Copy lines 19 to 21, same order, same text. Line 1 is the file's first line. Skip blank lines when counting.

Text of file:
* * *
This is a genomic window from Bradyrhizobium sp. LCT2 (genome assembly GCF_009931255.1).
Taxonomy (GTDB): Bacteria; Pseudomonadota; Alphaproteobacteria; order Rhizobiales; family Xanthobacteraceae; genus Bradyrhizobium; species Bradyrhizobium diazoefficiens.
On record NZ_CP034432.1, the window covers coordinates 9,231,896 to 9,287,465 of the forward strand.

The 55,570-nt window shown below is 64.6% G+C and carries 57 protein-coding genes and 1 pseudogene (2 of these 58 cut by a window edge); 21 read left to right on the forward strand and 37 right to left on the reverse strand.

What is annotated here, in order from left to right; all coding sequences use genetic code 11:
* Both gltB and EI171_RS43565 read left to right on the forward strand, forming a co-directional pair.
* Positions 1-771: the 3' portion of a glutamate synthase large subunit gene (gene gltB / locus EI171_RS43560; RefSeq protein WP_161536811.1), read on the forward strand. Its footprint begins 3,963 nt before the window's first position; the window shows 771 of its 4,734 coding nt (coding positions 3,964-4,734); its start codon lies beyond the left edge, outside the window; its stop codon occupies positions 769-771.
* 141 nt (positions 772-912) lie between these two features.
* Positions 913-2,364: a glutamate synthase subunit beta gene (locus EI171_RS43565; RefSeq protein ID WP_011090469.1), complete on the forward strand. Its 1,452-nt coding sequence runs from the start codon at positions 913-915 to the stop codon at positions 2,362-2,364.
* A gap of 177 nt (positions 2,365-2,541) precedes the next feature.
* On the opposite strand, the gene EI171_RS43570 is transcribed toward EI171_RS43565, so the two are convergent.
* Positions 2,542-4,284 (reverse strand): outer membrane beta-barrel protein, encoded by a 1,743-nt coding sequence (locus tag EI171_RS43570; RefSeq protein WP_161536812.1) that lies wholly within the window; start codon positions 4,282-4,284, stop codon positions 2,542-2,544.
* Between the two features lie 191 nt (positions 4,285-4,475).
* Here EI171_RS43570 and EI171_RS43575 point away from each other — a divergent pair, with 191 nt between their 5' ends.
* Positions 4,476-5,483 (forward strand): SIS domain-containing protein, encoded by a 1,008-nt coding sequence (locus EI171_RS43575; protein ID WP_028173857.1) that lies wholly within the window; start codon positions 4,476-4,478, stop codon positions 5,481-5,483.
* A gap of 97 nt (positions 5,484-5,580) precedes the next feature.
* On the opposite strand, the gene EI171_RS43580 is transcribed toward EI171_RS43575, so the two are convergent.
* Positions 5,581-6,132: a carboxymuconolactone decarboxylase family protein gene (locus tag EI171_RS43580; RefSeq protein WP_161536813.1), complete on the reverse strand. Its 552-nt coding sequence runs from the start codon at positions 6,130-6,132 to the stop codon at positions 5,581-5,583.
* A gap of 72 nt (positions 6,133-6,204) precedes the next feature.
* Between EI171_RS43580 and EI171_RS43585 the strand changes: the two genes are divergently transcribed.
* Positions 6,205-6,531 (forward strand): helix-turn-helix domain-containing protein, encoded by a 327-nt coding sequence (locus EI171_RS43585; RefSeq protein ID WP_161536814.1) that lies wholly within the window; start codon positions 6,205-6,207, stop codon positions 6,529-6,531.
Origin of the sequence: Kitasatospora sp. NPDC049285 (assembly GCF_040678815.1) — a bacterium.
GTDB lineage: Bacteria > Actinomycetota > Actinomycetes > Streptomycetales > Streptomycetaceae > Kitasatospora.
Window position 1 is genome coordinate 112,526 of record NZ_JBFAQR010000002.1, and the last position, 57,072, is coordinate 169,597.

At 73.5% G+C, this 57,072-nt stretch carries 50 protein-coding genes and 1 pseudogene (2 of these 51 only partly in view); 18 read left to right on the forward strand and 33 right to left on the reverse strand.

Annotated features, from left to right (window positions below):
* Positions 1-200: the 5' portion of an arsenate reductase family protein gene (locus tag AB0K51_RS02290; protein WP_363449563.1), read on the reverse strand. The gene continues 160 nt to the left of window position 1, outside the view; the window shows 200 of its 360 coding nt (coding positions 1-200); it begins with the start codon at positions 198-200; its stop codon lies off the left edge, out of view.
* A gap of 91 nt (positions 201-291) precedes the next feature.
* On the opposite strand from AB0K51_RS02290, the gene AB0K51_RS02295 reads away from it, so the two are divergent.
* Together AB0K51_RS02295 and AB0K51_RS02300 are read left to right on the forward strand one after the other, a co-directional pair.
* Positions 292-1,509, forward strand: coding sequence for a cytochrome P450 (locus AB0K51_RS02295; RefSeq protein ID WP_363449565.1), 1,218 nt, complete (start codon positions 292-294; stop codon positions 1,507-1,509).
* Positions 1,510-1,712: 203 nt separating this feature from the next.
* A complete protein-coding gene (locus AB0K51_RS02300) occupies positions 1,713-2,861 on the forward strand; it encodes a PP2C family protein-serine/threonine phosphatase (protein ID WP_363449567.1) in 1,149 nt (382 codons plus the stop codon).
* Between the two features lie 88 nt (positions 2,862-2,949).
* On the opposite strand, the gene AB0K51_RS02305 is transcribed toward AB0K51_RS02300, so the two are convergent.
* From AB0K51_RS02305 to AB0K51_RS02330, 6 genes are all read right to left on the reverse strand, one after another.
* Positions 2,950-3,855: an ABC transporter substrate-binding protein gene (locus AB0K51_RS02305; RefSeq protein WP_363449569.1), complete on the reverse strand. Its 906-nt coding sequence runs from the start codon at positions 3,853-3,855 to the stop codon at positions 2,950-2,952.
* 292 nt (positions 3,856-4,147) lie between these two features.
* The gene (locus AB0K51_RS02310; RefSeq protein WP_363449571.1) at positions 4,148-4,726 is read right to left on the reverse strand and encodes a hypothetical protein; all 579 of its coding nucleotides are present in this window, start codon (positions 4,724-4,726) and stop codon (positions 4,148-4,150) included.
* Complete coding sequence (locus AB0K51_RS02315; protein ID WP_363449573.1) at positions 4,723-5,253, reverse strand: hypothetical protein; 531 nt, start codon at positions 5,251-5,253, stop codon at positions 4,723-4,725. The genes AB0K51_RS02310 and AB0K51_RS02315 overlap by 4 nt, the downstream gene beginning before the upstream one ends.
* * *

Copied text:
* A gap of 72 nt (positions 6,133-6,204) precedes the next feature.
* Between EI171_RS43580 and EI171_RS43585 the strand changes: the two genes are divergently transcribed.
* Positions 6,205-6,531 (forward strand): helix-turn-helix domain-containing protein, encoded by a 327-nt coding sequence (locus EI171_RS43585; RefSeq protein ID WP_161536814.1) that lies wholly within the window; start codon positions 6,205-6,207, stop codon positions 6,529-6,531.